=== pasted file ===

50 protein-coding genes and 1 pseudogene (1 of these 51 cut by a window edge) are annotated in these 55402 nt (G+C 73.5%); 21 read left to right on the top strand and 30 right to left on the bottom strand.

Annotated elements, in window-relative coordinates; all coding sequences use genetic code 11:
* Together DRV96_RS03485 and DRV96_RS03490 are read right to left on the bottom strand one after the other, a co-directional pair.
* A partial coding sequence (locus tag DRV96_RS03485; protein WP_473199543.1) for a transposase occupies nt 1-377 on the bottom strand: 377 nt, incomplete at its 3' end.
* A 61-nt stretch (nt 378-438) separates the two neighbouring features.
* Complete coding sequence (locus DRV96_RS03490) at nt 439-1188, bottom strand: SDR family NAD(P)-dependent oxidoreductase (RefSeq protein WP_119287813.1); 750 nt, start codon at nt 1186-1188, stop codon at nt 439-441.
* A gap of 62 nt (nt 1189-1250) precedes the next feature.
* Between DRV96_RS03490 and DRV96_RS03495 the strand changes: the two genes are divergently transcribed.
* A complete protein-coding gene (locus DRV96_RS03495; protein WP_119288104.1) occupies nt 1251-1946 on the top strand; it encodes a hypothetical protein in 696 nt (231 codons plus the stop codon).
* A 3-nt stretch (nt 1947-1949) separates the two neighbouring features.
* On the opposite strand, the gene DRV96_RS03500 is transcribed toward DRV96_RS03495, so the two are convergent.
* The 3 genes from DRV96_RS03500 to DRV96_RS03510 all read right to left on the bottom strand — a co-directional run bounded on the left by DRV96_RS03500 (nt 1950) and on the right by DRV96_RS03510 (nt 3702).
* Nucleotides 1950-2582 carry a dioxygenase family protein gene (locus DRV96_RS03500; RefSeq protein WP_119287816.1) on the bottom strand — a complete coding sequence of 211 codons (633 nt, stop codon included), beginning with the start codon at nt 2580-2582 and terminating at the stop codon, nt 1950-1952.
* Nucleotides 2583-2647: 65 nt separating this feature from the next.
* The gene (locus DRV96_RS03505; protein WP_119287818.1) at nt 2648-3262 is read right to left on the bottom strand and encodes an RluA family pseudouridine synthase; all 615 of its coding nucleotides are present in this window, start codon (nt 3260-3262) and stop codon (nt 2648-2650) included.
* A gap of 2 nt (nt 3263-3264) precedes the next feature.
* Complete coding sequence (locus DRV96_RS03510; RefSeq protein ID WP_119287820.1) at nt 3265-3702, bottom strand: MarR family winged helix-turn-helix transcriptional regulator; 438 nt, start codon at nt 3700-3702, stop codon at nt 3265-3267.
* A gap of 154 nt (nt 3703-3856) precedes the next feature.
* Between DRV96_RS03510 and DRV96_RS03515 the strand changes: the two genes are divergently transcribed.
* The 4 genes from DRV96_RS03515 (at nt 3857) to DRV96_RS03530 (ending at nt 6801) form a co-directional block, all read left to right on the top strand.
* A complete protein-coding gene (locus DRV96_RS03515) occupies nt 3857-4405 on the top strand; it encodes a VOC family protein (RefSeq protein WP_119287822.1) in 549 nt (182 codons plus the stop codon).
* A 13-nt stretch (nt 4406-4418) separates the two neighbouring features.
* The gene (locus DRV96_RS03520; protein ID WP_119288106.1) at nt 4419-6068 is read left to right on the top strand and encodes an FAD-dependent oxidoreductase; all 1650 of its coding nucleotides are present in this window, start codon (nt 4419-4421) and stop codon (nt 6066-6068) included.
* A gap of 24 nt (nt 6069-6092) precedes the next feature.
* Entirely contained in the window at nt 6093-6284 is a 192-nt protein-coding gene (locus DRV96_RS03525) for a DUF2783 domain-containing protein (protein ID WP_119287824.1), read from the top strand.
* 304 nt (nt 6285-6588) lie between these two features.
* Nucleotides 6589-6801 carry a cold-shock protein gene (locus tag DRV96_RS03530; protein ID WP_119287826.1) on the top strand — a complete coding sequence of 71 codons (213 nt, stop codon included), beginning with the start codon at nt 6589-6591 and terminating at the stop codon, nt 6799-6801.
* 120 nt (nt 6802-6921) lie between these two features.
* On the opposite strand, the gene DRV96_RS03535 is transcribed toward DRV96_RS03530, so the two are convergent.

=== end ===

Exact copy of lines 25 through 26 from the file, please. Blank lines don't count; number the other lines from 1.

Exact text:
* Entirely contained in the window at nt 6093-6284 is a 192-nt protein-coding gene (locus DRV96_RS03525) for a DUF2783 domain-containing protein (protein ID WP_119287824.1), read from the top strand.
* 304 nt (nt 6285-6588) lie between these two features.